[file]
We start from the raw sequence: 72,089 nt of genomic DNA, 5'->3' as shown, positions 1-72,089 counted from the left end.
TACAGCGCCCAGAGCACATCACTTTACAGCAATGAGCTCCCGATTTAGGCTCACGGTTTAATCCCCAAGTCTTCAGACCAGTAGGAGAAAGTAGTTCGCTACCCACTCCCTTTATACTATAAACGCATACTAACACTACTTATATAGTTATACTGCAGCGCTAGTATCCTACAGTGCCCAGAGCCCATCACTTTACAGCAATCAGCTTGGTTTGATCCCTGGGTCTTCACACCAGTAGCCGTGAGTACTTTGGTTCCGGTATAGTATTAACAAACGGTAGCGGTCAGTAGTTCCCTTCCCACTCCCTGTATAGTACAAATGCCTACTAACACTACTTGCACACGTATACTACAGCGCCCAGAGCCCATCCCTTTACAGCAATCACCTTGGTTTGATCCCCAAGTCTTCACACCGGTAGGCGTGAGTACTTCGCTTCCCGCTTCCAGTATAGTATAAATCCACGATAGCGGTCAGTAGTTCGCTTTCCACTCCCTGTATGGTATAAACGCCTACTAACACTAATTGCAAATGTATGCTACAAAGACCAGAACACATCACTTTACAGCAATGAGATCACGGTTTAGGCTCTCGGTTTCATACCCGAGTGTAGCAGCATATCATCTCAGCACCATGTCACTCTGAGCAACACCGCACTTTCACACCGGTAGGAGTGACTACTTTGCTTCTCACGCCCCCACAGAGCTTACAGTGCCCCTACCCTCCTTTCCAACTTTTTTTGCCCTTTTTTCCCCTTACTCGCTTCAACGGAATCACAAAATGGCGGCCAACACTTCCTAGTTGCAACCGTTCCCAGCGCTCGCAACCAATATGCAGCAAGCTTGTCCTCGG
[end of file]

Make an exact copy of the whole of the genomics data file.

We start from the raw sequence: 72,089 nt of genomic DNA, 5'->3' as shown, positions 1-72,089 counted from the left end.
TACAGCGCCCAGAGCACATCACTTTACAGCAATGAGCTCCCGATTTAGGCTCACGGTTTAATCCCCAAGTCTTCAGACCAGTAGGAGAAAGTAGTTCGCTACCCACTCCCTTTATACTATAAACGCATACTAACACTACTTATATAGTTATACTGCAGCGCTAGTATCCTACAGTGCCCAGAGCCCATCACTTTACAGCAATCAGCTTGGTTTGATCCCTGGGTCTTCACACCAGTAGCCGTGAGTACTTTGGTTCCGGTATAGTATTAACAAACGGTAGCGGTCAGTAGTTCCCTTCCCACTCCCTGTATAGTACAAATGCCTACTAACACTACTTGCACACGTATACTACAGCGCCCAGAGCCCATCCCTTTACAGCAATCACCTTGGTTTGATCCCCAAGTCTTCACACCGGTAGGCGTGAGTACTTCGCTTCCCGCTTCCAGTATAGTATAAATCCACGATAGCGGTCAGTAGTTCGCTTTCCACTCCCTGTATGGTATAAACGCCTACTAACACTAATTGCAAATGTATGCTACAAAGACCAGAACACATCACTTTACAGCAATGAGATCACGGTTTAGGCTCTCGGTTTCATACCCGAGTGTAGCAGCATATCATCTCAGCACCATGTCACTCTGAGCAACACCGCACTTTCACACCGGTAGGAGTGACTACTTTGCTTCTCACGCCCCCACAGAGCTTACAGTGCCCCTACCCTCCTTTCCAACTTTTTTTGCCCTTTTTTCCCCTTACTCGCTTCAACGGAATCACAAAATGGCGGCCAACACTTCCTAGTTGCAACCGTTCCCAGCGCTCGCAACCAATATGCAGCAAGCTTGTCCTCGG